I’ve long believed there’s a general phenomenon that underlies the free software movement. It’s “volunteer-driven, internet-powered collaboration”. I think it will ultimately touch every industry that has any digital workflow. Lets face it, that’s pretty much every industry.
The phenomenon has three key elements:
- Freedom-driven licensing. If you want the magic, you have to set it free, because it’s the possibility of doing things for themselves that motivates people to build on your work. Just exposing the “source” (whether that’s code or other content) isn’t as interesting. Microsoft will show you the source to Windows these days, but they won’t give you the freedom to remix it.
- Community. The net allows us to build a community of eyeballs and fingers based on personal interest rather than personal geography. It used to be that companies always had to do the best they could with local talent – or fly people in and deal with visa issues (that’s why Microsoft is a big proponent of greater H1-B visa allocations). Today we can find the best talent wherever it is, talent that is really personally interested in the underlying issue. And we call that talent pool “community”.
- Revision control. I’m much happier to give you read AND write access to my stuff, if I can know who changed what, when, and easily revert it. And if that revision control allows cheap branching, then there can be multiple, parallel efforts to solve a particular problem.
Consider wikipedia in this light: it clearly meets all three criteria. Its content has a license that gives you genuine freedom. There is a big community that takes a personal interest in that content (actually, multiple communities, one which I call “the librarians” wants to make sure the institution itself is healthy, the others are communities that form around specific content, given the nature of wikipedia as a repository of knowledge). And of course every change is logged with some level of identity associated with it.
The linux kernel is the same, as are most of the components we associate with a GNU OS.
But why stop at just code and knowledge? I’m a big fan of the work of the Creative Commons, because they have taken to heart the idea of generalizing the licensing problem. And conferences like the Digital Freedom Expo in South Africa this week, which TSF has agreed to sponsor, are forums for discussing the ways in which these principles can apply to other domains. I would love to be part of the exploration of this phenomenon at all levels but Ubuntu is plenty of work for one lifetime. Nevertheless I think there are real opportunities, both social and commercial, in this idea.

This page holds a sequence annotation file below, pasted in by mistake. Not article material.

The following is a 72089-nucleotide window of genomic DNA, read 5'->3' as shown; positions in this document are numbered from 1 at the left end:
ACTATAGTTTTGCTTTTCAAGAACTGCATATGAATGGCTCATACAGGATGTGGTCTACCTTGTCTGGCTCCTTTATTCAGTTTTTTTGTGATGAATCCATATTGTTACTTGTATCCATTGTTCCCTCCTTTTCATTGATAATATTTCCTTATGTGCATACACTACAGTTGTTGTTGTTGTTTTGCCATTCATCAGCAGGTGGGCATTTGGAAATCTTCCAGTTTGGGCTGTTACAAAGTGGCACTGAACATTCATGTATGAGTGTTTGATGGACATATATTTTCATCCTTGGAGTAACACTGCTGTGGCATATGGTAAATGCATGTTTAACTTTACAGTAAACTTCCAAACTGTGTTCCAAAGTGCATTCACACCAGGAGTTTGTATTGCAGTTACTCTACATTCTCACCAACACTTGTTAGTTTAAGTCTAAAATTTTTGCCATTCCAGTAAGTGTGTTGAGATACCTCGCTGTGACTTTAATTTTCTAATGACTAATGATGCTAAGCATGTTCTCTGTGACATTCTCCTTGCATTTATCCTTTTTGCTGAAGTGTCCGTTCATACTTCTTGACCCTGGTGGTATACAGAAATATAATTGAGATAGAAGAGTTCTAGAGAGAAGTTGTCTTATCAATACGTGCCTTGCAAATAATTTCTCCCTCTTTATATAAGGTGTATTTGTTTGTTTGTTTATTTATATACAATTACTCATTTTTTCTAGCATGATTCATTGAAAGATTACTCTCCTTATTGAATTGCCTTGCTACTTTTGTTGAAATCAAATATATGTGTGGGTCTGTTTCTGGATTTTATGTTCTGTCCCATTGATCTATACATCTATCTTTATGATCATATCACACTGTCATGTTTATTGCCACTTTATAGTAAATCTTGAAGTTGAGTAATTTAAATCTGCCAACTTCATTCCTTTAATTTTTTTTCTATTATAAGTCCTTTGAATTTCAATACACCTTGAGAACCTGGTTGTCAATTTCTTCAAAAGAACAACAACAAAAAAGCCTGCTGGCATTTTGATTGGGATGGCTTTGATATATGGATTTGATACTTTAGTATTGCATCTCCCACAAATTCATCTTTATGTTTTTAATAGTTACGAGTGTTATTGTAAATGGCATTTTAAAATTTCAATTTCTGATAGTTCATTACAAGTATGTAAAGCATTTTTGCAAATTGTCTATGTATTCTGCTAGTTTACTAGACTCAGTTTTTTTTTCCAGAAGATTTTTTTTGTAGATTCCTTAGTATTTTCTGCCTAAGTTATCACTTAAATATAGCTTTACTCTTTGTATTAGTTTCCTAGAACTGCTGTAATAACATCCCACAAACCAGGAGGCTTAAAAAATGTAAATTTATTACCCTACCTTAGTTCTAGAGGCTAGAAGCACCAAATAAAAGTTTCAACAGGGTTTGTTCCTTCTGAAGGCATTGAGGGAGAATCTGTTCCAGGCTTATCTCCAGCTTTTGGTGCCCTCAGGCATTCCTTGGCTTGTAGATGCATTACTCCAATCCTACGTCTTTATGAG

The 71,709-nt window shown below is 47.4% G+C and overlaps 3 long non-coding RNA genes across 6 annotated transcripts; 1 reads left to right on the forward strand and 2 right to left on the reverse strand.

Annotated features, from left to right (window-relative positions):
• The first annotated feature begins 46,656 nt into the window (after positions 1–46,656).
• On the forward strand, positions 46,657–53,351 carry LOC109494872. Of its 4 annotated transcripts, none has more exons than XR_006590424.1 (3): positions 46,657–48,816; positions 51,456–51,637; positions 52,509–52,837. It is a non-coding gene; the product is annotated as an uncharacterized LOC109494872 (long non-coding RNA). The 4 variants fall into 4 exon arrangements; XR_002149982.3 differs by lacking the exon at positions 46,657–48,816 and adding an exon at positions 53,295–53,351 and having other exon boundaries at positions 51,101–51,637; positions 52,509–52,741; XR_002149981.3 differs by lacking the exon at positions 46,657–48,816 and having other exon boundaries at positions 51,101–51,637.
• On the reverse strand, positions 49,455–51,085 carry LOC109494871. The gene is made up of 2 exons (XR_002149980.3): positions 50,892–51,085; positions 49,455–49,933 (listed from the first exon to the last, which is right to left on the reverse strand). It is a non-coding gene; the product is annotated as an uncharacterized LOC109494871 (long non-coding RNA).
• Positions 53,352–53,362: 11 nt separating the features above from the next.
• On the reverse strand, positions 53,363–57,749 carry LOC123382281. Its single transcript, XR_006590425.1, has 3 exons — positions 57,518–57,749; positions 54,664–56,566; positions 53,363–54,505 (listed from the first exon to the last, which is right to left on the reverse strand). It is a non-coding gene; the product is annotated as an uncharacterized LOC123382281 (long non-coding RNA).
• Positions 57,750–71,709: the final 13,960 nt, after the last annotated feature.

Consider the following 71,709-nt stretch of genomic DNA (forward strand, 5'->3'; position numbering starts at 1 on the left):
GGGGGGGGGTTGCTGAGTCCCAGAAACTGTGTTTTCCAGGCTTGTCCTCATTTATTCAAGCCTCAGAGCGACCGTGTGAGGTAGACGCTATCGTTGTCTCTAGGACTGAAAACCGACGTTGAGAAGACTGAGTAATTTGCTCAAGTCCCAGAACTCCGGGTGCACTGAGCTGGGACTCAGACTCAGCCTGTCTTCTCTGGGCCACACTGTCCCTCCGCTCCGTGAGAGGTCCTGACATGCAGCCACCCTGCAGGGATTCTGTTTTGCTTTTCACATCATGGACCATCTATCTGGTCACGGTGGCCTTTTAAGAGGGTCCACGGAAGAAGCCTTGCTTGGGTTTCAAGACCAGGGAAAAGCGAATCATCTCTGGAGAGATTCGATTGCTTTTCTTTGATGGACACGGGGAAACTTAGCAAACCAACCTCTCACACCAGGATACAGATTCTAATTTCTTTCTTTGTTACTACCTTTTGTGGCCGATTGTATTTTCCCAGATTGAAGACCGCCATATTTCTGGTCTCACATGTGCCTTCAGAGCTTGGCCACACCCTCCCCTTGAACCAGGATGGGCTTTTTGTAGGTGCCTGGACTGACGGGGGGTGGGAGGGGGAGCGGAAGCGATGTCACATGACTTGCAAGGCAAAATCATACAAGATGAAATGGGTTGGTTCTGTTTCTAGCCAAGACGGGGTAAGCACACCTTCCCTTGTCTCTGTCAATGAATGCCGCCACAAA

Incidentally, one of the reasons I picked the Bazaar revision control project for use in our infrastructure, and why I sponsor it, is because I think it will be great to have a revision control system which can be adapted to manage LOTS of different kinds of content, not just code. And the Bazaar guys abstract things to an appropriate level to be able to do just this. I’d like to be able to see a house I like, and “bzr branch” the plans to that house, then share my modifications together with my experiences of living in that house so that others can merge the ideas they think worked best. All we need is bzr embedded in an architectural drawing application
A number of folks have asked about the new “radical freedom” flavour of Ubuntu that I hinted at in the announcement of work on Gutsy Gibbon.
Part of that initiative is focused on code freedom – going further than anybody else, though, beyond the CPU down to the level of the code running in firmware on your peripherals. We want to highlight the good work of hardware vendors who have completely embraced that idea. Of course – if you REALLY want freedom then you need to run that flavour on a SUN SPARC chip in an FPGA, in which case you would have freedom to modify even the CPU itself, and everything running on it. Raising the profile of genuinely free hardware is one way I hope we can reach the point where we no longer choose to include any binary drivers in vanilla Ubuntu.
But a broader part of this “radical freedom” thrust is to explore freedom in other domains. If we ship a PDF, do we ship the source document? If we ship a JPG, do we ship the source artwork? If we ship a nicely edited video, do we ship the original, unedited recording so you can really remix it? If we ship music, do we ship the samples and the separated tracks?
Potent medicine indeed. I’m looking forward to seeing how far we can push the concept, just inside the Ubuntu project.